I also highly recommend that when hosting, you provide dessert, and that the dessert has chocolate somewhere in the name/ingredient list. Because, so help me, if you serve a vegetable platter, I might throw it at you.

EIGHT BOOKS TO READ IN YOUR BOOK CLUB: (details below)

Elizabeth: My Story
This heartbreaking memoir follows the Elizabeth Smart story about the 14-year-old girl that was kidnapped from her Salt Lake City home, then fortunately returned a little less than a year later. Topics could include kidnapping, child molestation, polygamy, panhandling, helping the homeless, judging others, etc.
This was a wide-eyed read for me, a scary experience from page to page, especially because I’m familiar with the Salt Lake area, having hiked extensively there. The inside look into the type of man who would do something like this was incredibly revealing and truly horrifying.
I hugged and kissed my children much longer in the weeks following my reading, and I got rid of it – partly so others could read it, partly because I don’t plan on reading it again.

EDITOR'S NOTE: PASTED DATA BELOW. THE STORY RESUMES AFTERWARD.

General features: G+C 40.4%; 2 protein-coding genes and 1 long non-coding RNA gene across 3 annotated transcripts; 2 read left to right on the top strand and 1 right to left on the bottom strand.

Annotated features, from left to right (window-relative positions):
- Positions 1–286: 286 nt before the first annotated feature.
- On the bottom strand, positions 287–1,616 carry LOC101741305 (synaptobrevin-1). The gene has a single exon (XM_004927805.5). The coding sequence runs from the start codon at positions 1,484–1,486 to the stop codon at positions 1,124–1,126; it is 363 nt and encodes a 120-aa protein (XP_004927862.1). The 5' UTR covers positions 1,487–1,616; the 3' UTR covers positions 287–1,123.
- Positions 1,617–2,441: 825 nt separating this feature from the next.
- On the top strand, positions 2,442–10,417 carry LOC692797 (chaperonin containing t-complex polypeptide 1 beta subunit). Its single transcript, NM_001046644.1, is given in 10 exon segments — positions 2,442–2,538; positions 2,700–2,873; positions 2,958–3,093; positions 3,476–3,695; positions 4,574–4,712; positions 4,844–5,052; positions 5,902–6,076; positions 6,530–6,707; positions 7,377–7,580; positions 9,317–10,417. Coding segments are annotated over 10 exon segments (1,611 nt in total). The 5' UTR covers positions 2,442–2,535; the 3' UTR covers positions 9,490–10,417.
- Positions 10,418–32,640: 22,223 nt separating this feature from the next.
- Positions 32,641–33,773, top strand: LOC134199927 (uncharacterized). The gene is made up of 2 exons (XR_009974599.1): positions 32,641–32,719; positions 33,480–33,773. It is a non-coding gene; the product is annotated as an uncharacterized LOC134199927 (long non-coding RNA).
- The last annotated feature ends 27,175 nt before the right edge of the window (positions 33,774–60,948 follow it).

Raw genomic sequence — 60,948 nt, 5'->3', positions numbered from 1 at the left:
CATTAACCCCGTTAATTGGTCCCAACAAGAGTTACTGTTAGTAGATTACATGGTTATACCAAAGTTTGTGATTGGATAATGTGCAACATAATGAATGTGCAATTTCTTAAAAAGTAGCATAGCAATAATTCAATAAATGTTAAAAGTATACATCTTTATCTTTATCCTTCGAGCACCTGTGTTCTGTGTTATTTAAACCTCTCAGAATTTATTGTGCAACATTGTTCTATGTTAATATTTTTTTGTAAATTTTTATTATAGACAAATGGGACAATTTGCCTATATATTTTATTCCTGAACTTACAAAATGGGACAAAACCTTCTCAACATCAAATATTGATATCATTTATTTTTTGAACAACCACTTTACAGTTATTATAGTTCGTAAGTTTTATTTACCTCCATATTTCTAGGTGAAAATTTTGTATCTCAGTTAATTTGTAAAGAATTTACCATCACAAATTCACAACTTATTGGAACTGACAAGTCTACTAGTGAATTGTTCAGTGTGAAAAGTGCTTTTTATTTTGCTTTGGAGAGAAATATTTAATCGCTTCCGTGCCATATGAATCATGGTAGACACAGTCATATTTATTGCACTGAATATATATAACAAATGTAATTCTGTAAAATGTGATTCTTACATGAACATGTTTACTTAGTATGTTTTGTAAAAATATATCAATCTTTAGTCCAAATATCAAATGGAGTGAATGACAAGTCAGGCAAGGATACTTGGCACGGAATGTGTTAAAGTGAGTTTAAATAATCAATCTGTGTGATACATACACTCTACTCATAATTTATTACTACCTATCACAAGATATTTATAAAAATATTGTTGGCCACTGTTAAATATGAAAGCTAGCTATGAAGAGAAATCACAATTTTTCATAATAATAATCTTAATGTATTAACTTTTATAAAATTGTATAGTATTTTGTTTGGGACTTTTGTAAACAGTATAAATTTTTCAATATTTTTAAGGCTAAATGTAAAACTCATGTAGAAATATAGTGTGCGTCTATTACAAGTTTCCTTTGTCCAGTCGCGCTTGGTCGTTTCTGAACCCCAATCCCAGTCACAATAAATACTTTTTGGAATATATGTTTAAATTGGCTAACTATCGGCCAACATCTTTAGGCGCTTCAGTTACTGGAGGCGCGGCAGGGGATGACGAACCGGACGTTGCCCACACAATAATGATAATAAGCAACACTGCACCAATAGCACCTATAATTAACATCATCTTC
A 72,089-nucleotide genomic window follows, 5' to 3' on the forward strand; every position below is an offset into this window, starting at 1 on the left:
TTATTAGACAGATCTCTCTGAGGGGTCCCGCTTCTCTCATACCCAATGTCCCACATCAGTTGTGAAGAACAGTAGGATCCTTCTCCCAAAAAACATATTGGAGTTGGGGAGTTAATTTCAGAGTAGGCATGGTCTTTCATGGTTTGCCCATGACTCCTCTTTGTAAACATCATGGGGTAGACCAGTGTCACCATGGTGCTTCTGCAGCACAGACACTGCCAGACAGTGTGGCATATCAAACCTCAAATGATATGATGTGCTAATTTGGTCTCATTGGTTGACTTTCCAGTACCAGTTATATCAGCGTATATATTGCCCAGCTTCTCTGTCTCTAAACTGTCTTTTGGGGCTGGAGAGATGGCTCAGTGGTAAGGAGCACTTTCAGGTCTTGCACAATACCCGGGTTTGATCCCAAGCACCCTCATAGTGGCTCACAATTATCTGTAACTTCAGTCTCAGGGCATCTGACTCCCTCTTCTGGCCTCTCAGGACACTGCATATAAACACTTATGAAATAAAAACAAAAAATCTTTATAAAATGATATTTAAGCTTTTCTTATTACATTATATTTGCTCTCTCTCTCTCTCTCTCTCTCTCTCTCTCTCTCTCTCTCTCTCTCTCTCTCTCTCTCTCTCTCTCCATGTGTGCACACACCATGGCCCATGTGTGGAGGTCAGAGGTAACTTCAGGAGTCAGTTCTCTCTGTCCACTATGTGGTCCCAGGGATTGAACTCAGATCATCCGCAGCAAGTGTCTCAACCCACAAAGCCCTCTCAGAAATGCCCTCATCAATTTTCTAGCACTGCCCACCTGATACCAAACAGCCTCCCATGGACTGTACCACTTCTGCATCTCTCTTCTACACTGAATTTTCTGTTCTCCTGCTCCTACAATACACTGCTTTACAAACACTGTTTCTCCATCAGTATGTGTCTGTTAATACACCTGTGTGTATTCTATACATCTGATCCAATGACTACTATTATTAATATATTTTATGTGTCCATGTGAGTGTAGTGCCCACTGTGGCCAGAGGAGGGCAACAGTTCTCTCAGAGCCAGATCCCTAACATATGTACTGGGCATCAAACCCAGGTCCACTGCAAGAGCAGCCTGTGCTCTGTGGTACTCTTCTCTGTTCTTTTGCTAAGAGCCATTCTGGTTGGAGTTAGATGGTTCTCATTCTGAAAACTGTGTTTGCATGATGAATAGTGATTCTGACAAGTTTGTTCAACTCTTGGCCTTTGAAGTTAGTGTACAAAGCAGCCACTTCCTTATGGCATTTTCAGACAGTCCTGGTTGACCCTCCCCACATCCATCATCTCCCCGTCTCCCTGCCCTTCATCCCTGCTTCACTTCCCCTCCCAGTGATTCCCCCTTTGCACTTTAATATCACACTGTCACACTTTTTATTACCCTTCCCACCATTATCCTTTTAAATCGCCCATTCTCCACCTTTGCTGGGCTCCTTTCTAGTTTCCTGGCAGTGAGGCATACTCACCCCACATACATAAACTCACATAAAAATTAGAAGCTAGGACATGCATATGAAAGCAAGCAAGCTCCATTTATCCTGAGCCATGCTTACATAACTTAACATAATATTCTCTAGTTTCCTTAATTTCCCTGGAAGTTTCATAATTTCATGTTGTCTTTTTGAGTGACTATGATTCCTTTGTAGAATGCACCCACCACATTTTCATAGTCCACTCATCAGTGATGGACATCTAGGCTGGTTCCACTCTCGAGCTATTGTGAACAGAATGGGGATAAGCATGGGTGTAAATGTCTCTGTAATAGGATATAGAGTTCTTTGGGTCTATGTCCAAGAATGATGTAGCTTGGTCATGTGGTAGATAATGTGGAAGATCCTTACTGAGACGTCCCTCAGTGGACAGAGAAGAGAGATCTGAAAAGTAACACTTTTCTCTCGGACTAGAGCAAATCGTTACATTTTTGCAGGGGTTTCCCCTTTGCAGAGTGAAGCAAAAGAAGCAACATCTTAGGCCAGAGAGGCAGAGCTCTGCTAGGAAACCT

Hidden Figures
This book is essentially about the black women that worked for NASA during the space race – a lovely tribute to both women and a minority and the roles they played at the time. However, it’s so much more. In these pages are vignettes about others who worked for NASA, others that lived during this time of racial and gender inequality, and sometimes those are the best parts.
Topics may include racial or gender inequality, the growth and change in science, the space race, the working woman, etc.

Ruth
Elizabeth Gaskell’s version of The Scarlet Letter, it has a more intricate plot and depth to characters that allow for better reader-character interaction. Topics may include fallen women, manipulation of others, reputation, illegitimate children, forgiveness and repentance, etc.
Gaskell is one of my favorite authors. Her book North and South is wonderful, and the movie beats any Jane Austen adaptation – yes, I’m serious. Try Cranford and Wives and Daughters too – also fantastic, and yes, the movies are also wonderful.

The Hiding Pace